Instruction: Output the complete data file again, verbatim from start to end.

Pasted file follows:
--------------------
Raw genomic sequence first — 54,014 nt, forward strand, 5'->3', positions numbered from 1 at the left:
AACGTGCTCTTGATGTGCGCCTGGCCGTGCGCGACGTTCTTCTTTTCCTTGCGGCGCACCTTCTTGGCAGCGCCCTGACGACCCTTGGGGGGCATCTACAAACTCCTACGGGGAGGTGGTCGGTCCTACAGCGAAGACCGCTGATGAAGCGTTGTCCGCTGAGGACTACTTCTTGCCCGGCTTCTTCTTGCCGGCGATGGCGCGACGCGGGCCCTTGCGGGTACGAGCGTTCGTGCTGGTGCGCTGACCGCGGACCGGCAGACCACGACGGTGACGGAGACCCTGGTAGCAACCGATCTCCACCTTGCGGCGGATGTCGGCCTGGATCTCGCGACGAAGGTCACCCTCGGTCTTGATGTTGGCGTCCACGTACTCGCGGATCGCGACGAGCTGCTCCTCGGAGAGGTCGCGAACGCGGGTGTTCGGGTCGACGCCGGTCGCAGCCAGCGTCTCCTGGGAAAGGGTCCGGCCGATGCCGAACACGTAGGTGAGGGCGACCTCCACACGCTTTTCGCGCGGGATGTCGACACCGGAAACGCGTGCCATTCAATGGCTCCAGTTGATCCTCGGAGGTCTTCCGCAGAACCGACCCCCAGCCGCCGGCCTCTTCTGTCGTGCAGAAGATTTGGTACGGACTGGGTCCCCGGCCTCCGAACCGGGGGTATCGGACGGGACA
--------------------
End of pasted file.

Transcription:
Raw genomic sequence first — 54,014 nt, forward strand, 5'->3', positions numbered from 1 at the left:
AACGTGCTCTTGATGTGCGCCTGGCCGTGCGCGACGTTCTTCTTTTCCTTGCGGCGCACCTTCTTGGCAGCGCCCTGACGACCCTTGGGGGGCATCTACAAACTCCTACGGGGAGGTGGTCGGTCCTACAGCGAAGACCGCTGATGAAGCGTTGTCCGCTGAGGACTACTTCTTGCCCGGCTTCTTCTTGCCGGCGATGGCGCGACGCGGGCCCTTGCGGGTACGAGCGTTCGTGCTGGTGCGCTGACCGCGGACCGGCAGACCACGACGGTGACGGAGACCCTGGTAGCAACCGATCTCCACCTTGCGGCGGATGTCGGCCTGGATCTCGCGACGAAGGTCACCCTCGGTCTTGATGTTGGCGTCCACGTACTCGCGGATCGCGACGAGCTGCTCCTCGGAGAGGTCGCGAACGCGGGTGTTCGGGTCGACGCCGGTCGCAGCCAGCGTCTCCTGGGAAAGGGTCCGGCCGATGCCGAACACGTAGGTGAGGGCGACCTCCACACGCTTTTCGCGCGGGATGTCGACACCGGAAACGCGTGCCATTCAATGGCTCCAGTTGATCCTCGGAGGTCTTCCGCAGAACCGACCCCCAGCCGCCGGCCTCTTCTGTCGTGCAGAAGATTTGGTACGGACTGGGTCCCCGGCCTCCGAACCGGGGGTATCGGACGGGACA